Comparison of real time teledermatology with outpatient dermatology in terms of clinical outcomes, cost-benefits, and patient reattendance. Randomised controlled trial with a minimum follow up of three months. Four health centres (two urban, two rural) and two regional hospitals. 204 general practice patients requiring referral to dermatology services; 102 were randomised to teledermatology consultation and 102 to traditional outpatient consultation. Reported clinical outcome of initial consultation, primary care and outpatient reattendance data, and cost-benefit analysis of both methods of delivering care. No major differences were found in the reported clinical outcomes of teledermatology and conventional dermatology. Of patients randomised to teledermatology, 55 (54%) were managed within primary care and 47 (46%) required at least one hospital appointment. Of patients randomised to the conventional hospital outpatient consultation, 46 (45%) required at least one further hospital appointment, 15 (15%) required general practice review, and 40 (39%) no follow up visits. Clinical records showed that 42 (41%) patients seen by teledermatology attended subsequent hospital appointments compared with 41 (40%) patients seen conventionally. The net societal cost of the initial consultation was pound132.10 per patient for teledermatology and pound48.73 for conventional consultation. Sensitivity analysis revealed that if each health centre had allocated one morning session a week to teledermatology and the average round trip to hospital had been 78 km instead of 26 km, the costs of the two methods of care would have been equal. Real time teledermatology was clinically feasible but not cost effective compared with conventional dermatological outpatient care. However, if the equipment were purchased at current prices and the travelling distances greater, teledermatology would be a cost effective alternative to conventional care.
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              Study quality and evidence of benefit in recent assessments of telemedicine.

              We carried out a systematic review of recent telemedicine assessments to identify scientifically credible studies that included comparison with a non-telemedicine alternative and that reported administrative changes, patient outcomes or the results of an economic assessment. From 605 publications identified in the literature search, 44 papers met the selection criteria and were included in the review. Four other publications were identified through references cited in one of the retrieved papers and from a separate project to give a total of 48 papers for consideration, which referred to 42 telemedicine programmes and 46 studies. Some kind of economic analysis was included in 25 (52%) of the papers. In considering the studies, we used a quality appraisal approach that took account of both study design and study performance. For those studies that included an economic analysis, a further quality-scoring approach was applied to indicate how well the economic aspects had been addressed. Twenty-four of the studies were judged to be of high or good quality and 11 of fair to good quality but with some limitations. Seven studies were regarded as having limited validity and a further four as being unacceptable for decision makers. New evidence on the efficacy and effectiveness of telemedicine was given by studies on geriatric care, intensive care and some of those on home care. For a number of other applications, reports of clinical or economic benefits essentially confirmed previous findings. Although further useful clinical and economic outcomes data have been obtained for some telemedicine applications, good-quality studies are still scarce.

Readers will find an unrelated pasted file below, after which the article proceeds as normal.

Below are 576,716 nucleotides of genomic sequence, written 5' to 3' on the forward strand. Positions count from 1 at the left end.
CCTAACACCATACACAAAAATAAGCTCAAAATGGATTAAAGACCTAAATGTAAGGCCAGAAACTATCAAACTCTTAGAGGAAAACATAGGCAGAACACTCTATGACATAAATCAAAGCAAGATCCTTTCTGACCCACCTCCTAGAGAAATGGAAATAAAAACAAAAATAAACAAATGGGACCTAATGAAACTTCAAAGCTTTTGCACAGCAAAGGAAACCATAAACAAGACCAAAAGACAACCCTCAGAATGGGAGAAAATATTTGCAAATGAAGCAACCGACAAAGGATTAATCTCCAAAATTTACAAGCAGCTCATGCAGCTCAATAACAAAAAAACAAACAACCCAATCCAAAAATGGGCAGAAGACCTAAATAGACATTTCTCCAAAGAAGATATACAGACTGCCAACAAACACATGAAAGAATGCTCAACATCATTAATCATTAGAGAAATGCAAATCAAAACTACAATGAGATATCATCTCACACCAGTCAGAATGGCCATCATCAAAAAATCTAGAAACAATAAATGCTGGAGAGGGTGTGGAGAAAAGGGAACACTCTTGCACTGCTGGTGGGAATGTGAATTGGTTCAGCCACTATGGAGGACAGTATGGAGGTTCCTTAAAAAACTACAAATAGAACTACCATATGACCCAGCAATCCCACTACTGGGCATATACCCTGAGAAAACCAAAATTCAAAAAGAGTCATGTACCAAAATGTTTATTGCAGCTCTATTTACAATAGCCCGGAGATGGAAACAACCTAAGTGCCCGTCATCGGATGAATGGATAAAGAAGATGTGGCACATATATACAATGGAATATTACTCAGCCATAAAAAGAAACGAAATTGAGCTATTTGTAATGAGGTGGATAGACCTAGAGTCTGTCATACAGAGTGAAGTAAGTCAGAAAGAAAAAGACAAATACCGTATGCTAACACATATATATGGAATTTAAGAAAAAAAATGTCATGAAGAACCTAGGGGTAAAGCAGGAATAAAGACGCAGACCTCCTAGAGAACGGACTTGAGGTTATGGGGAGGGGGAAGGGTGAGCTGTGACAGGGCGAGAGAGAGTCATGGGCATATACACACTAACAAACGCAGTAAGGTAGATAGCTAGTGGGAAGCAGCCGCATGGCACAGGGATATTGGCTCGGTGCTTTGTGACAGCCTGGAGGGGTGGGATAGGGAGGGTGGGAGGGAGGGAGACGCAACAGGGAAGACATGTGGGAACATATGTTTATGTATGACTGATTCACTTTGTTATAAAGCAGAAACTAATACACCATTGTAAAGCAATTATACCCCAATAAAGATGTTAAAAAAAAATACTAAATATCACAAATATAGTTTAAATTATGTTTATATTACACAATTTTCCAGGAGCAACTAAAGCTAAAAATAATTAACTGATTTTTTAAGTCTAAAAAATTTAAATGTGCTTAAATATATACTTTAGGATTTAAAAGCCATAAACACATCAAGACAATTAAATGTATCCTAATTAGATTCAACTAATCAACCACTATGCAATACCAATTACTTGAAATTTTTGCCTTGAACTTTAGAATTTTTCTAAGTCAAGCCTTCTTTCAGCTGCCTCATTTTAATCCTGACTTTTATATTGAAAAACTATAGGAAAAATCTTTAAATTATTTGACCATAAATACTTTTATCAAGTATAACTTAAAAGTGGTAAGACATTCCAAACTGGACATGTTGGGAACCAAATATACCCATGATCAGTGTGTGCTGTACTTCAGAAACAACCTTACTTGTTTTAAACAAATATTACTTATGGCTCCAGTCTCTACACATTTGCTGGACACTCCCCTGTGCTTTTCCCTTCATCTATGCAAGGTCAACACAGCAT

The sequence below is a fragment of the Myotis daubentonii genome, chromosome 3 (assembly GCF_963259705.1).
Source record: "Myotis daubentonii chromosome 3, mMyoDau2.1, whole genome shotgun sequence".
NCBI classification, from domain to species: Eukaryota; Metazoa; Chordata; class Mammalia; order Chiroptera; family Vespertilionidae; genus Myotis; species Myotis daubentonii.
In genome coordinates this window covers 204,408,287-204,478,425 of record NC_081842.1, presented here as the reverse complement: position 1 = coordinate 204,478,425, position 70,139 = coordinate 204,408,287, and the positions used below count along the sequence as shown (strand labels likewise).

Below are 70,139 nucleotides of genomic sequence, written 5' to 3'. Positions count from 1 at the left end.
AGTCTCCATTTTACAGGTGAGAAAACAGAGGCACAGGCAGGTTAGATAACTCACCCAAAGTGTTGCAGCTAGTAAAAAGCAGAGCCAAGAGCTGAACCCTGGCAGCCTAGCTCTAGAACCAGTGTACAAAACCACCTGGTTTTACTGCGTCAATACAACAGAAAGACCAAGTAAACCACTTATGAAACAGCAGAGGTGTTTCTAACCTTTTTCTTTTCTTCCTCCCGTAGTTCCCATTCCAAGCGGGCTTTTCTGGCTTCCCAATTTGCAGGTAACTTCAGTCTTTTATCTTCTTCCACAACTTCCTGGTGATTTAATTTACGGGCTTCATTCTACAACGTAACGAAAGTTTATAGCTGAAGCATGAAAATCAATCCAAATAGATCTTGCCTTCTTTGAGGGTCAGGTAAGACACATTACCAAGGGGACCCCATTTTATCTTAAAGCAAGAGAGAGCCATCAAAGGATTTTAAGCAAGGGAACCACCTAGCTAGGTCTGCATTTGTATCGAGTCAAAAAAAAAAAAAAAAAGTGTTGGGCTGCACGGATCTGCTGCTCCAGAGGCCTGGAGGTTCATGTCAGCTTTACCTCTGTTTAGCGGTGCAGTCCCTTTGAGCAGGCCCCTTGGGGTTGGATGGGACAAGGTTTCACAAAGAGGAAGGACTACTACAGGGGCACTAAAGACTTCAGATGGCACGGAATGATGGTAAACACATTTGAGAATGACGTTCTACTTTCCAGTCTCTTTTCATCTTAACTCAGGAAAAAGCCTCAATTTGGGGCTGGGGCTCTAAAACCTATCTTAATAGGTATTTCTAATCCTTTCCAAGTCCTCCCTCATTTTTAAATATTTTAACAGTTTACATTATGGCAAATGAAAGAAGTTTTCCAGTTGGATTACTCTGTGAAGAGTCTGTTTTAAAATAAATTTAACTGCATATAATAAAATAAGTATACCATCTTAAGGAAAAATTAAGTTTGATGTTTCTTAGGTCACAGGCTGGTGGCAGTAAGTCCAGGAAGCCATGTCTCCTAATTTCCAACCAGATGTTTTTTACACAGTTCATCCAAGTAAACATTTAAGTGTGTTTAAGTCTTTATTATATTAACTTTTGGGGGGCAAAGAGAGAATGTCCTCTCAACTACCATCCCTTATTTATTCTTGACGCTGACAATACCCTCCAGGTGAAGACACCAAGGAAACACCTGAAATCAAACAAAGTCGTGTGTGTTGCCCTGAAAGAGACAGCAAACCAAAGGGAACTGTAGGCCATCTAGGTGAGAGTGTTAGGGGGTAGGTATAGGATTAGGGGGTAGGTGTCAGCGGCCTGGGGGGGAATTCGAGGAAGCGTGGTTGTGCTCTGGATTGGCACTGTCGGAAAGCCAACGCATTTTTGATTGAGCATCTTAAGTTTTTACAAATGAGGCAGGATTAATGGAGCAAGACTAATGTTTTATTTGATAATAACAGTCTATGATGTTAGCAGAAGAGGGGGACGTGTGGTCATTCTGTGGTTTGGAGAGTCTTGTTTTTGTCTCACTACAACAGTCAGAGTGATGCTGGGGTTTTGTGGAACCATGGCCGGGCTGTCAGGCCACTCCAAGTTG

Author and article information

                BMC Health Serv Res
                BMC Health Services Research
                BioMed Central
                8 August 2011
                : 11
                : 185
                [1 ]Norwegian Centre for Integrated Care and Telemedicine, University Hospital of North Norway, PO Box 6060, N-9038 Tromsø, Norway
                [2 ]Australian e-Health Research Centre, CSIRO, Leeuwin Centre, 65 Brockway Road, Floreat, WA 6014, Australia
                [3 ]School of Information Systems and Technology, University of Wollongong, Wollongong, NSW 2522, Australia
                [4 ]Research Centre for Modelling in Health, Kerman University of Medical Sciences, Kerman, Iran
                Copyright ©2011 Wootton et al; licensee BioMed Central Ltd.

                This is an Open Access article distributed under the terms of the Creative Commons Attribution License (, which permits unrestricted use, distribution, and reproduction in any medium, provided the original work is properly cited.